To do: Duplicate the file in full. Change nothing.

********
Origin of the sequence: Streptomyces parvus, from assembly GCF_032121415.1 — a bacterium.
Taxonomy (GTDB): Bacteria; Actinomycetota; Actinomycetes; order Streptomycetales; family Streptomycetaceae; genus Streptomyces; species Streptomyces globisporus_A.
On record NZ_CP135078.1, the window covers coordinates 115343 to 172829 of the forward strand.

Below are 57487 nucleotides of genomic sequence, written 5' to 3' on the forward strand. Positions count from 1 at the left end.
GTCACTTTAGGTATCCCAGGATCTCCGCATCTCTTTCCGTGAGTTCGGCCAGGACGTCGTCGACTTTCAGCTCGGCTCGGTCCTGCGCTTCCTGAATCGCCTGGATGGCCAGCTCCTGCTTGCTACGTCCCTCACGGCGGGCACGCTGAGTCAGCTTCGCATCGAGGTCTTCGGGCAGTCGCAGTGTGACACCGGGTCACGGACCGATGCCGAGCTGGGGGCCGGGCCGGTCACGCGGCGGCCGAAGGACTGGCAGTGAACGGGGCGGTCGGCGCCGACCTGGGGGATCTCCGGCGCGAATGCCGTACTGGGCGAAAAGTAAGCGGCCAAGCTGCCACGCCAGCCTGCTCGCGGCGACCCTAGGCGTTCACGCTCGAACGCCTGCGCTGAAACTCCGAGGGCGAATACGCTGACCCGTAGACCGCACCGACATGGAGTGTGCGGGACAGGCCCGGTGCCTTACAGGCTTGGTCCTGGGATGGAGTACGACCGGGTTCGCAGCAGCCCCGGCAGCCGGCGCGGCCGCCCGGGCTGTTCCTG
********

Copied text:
Origin of the sequence: Streptomyces parvus, from assembly GCF_032121415.1 — a bacterium.
Taxonomy (GTDB): Bacteria; Actinomycetota; Actinomycetes; order Streptomycetales; family Streptomycetaceae; genus Streptomyces; species Streptomyces globisporus_A.
On record NZ_CP135078.1, the window covers coordinates 115343 to 172829 of the forward strand.

Below are 57487 nucleotides of genomic sequence, written 5' to 3' on the forward strand. Positions count from 1 at the left end.
GTCACTTTAGGTATCCCAGGATCTCCGCATCTCTTTCCGTGAGTTCGGCCAGGACGTCGTCGACTTTCAGCTCGGCTCGGTCCTGCGCTTCCTGAATCGCCTGGATGGCCAGCTCCTGCTTGCTACGTCCCTCACGGCGGGCACGCTGAGTCAGCTTCGCATCGAGGTCTTCGGGCAGTCGCAGTGTGACACCGGGTCACGGACCGATGCCGAGCTGGGGGCCGGGCCGGTCACGCGGCGGCCGAAGGACTGGCAGTGAACGGGGCGGTCGGCGCCGACCTGGGGGATCTCCGGCGCGAATGCCGTACTGGGCGAAAAGTAAGCGGCCAAGCTGCCACGCCAGCCTGCTCGCGGCGACCCTAGGCGTTCACGCTCGAACGCCTGCGCTGAAACTCCGAGGGCGAATACGCTGACCCGTAGACCGCACCGACATGGAGTGTGCGGGACAGGCCCGGTGCCTTACAGGCTTGGTCCTGGGATGGAGTACGACCGGGTTCGCAGCAGCCCCGGCAGCCGGCGCGGCCGCCCGGGCTGTTCCTG